Washington - The former U.S. religious freedom ambassador told a congressional subcommittee that leaked language of a proposed presidential executive order on religious liberty could cause “constitutional problems.”
“I think it raises very serious equal protection issues,” said Rabbi David Saperstein, who recently ended his tenure at the U.S. State Department.
According to The Nation, a leaked draft of a proposed executive order titled “Establishing a Government-Wide Initiative to Respect Religious Freedom” shows that on issues such as same-sex marriage, abortion, gender identity and premarital sex, the Trump administration would allow exemptions for people with religious objections that are so broad it would “legalize discrimination.”
The language in that document says, “Americans and their religious organizations will not be coerced by the Federal Government into participating in activities that violate their conscience.”
Answering a question from Rep. Jerry Nadler, D-N.Y., at a hearing Thursday (Feb. 16), Saperstein said he was concerned the order could give government contractors discretion to refuse services based on their religious beliefs.
“I think it raises significant constitutional problems,” Saperstein told members of a subcommittee of the House Judiciary Committee.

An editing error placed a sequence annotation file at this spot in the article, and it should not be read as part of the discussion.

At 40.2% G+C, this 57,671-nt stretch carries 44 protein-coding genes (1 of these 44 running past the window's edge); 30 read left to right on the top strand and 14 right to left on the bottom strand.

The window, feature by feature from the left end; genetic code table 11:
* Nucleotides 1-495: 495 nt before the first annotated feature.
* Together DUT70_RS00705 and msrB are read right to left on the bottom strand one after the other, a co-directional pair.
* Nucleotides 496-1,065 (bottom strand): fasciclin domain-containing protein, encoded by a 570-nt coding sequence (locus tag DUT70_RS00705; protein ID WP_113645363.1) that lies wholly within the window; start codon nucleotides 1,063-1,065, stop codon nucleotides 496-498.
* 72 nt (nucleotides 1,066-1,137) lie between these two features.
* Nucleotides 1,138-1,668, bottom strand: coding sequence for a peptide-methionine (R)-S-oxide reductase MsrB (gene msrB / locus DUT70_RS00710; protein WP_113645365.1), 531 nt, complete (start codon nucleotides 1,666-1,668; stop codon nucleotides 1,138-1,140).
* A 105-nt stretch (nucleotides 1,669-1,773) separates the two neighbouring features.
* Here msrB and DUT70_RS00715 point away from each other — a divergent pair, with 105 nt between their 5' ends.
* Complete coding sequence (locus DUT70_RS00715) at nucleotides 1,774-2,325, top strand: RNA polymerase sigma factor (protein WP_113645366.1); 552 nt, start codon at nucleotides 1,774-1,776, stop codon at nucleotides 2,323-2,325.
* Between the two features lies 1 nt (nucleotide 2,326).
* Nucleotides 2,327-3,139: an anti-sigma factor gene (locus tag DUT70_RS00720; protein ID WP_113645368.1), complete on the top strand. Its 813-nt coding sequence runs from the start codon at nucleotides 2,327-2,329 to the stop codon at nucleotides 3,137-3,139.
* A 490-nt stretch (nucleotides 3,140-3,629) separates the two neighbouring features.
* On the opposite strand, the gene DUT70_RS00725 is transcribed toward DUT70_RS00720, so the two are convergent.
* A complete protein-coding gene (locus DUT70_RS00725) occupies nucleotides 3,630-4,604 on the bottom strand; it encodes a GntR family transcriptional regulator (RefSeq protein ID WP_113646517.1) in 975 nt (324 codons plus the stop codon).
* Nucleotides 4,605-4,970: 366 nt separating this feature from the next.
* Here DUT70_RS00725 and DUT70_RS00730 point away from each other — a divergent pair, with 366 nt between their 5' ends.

Nadler, who along with Saperstein has been instrumental in the passage of religious liberty legislation, said laws such as the Religious Freedom Restoration Act are designed to shield people from government imposition of religious beliefs.
“However, it should not be used as a sword to enable you to impose your religious belief on someone else,” said the congressman, who raised examples of interracial or same-sex couples being refused at a restaurant by proprietors with religious objections.
Kim Colby, director of the Christian Legal Society’s Center for Law and Religious Freedom, said after the hearing that Nadler’s examples are “misguided” because civil rights laws regarding restaurant discrimination were set more than 50 years ago.
“An executive order can’t change a law that Congress has passed,” said Colby, who also testified before the Subcommittee on the Constitution and Civil Justice. “So a lot of those hypotheticals just can’t happen.”